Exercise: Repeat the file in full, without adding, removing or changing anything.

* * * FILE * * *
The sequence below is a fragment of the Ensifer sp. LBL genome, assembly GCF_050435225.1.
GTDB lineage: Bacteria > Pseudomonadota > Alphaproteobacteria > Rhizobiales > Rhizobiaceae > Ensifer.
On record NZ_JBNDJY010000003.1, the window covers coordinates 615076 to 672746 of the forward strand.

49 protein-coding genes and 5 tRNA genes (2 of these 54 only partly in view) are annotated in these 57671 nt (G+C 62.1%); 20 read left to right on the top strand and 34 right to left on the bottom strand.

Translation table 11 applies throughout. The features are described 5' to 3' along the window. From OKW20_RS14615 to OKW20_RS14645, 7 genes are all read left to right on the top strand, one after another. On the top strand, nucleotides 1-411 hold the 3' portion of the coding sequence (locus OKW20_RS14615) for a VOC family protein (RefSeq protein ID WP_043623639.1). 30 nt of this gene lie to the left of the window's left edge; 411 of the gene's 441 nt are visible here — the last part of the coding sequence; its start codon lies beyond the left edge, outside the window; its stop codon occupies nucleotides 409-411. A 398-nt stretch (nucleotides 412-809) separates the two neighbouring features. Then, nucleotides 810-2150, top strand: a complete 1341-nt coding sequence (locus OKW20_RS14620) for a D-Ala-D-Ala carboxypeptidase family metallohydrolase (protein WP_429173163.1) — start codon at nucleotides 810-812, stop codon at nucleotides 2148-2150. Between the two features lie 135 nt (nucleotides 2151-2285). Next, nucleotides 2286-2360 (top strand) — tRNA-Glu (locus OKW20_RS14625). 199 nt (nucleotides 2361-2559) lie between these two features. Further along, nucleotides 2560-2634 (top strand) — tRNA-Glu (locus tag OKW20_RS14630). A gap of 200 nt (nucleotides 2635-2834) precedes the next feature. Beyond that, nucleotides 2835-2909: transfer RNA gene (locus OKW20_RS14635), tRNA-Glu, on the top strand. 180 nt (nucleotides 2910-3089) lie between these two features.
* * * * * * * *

The sequence below is a fragment of the Ensifer sp. LBL genome, assembly GCF_050435225.1.
GTDB lineage: Bacteria > Pseudomonadota > Alphaproteobacteria > Rhizobiales > Rhizobiaceae > Ensifer.
On record NZ_JBNDJY010000003.1, the window covers coordinates 615076 to 672746 of the forward strand.

49 protein-coding genes and 5 tRNA genes (2 of these 54 only partly in view) are annotated in these 57671 nt (G+C 62.1%); 20 read left to right on the top strand and 34 right to left on the bottom strand.

Translation table 11 applies throughout. The features are described 5' to 3' along the window. From OKW20_RS14615 to OKW20_RS14645, 7 genes are all read left to right on the top strand, one after another. On the top strand, nucleotides 1-411 hold the 3' portion of the coding sequence (locus OKW20_RS14615) for a VOC family protein (RefSeq protein ID WP_043623639.1). 30 nt of this gene lie to the left of the window's left edge; 411 of the gene's 441 nt are visible here — the last part of the coding sequence; its start codon lies beyond the left edge, outside the window; its stop codon occupies nucleotides 409-411. A 398-nt stretch (nucleotides 412-809) separates the two neighbouring features. Then, nucleotides 810-2150, top strand: a complete 1341-nt coding sequence (locus OKW20_RS14620) for a D-Ala-D-Ala carboxypeptidase family metallohydrolase (protein WP_429173163.1) — start codon at nucleotides 810-812, stop codon at nucleotides 2148-2150. Between the two features lie 135 nt (nucleotides 2151-2285). Next, nucleotides 2286-2360 (top strand) — tRNA-Glu (locus OKW20_RS14625). 199 nt (nucleotides 2361-2559) lie between these two features. Further along, nucleotides 2560-2634 (top strand) — tRNA-Glu (locus tag OKW20_RS14630). A gap of 200 nt (nucleotides 2635-2834) precedes the next feature. Beyond that, nucleotides 2835-2909: transfer RNA gene (locus OKW20_RS14635), tRNA-Glu, on the top strand. 180 nt (nucleotides 2910-3089) lie between these two features.